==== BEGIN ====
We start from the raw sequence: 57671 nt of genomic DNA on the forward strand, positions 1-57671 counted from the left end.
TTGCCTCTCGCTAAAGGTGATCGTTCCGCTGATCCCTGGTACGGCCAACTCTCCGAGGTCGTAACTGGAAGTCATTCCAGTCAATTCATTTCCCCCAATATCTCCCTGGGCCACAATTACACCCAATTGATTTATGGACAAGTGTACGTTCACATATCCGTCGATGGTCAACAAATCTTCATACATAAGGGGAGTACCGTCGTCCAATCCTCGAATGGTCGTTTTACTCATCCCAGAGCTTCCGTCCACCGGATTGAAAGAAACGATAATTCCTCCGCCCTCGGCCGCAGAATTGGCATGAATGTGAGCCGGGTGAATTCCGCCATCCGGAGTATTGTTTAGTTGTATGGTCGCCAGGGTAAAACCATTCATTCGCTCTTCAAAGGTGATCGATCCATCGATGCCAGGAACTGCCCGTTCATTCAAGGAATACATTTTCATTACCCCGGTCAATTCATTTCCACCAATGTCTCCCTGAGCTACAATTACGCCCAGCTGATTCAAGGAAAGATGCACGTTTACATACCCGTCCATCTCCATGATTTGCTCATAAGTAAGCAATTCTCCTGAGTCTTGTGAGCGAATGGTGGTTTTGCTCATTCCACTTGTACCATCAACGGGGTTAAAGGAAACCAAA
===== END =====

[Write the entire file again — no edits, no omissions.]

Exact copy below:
We start from the raw sequence: 57671 nt of genomic DNA on the forward strand, positions 1-57671 counted from the left end.
TTGCCTCTCGCTAAAGGTGATCGTTCCGCTGATCCCTGGTACGGCCAACTCTCCGAGGTCGTAACTGGAAGTCATTCCAGTCAATTCATTTCCCCCAATATCTCCCTGGGCCACAATTACACCCAATTGATTTATGGACAAGTGTACGTTCACATATCCGTCGATGGTCAACAAATCTTCATACATAAGGGGAGTACCGTCGTCCAATCCTCGAATGGTCGTTTTACTCATCCCAGAGCTTCCGTCCACCGGATTGAAAGAAACGATAATTCCTCCGCCCTCGGCCGCAGAATTGGCATGAATGTGAGCCGGGTGAATTCCGCCATCCGGAGTATTGTTTAGTTGTATGGTCGCCAGGGTAAAACCATTCATTCGCTCTTCAAAGGTGATCGATCCATCGATGCCAGGAACTGCCCGTTCATTCAAGGAATACATTTTCATTACCCCGGTCAATTCATTTCCACCAATGTCTCCCTGAGCTACAATTACGCCCAGCTGATTCAAGGAAAGATGCACGTTTACATACCCGTCCATCTCCATGATTTGCTCATAAGTAAGCAATTCTCCTGAGTCTTGTGAGCGAATGGTGGTTTTGCTCATTCCACTTGTACCATCAACGGGGTTAAAGGAAACCAAA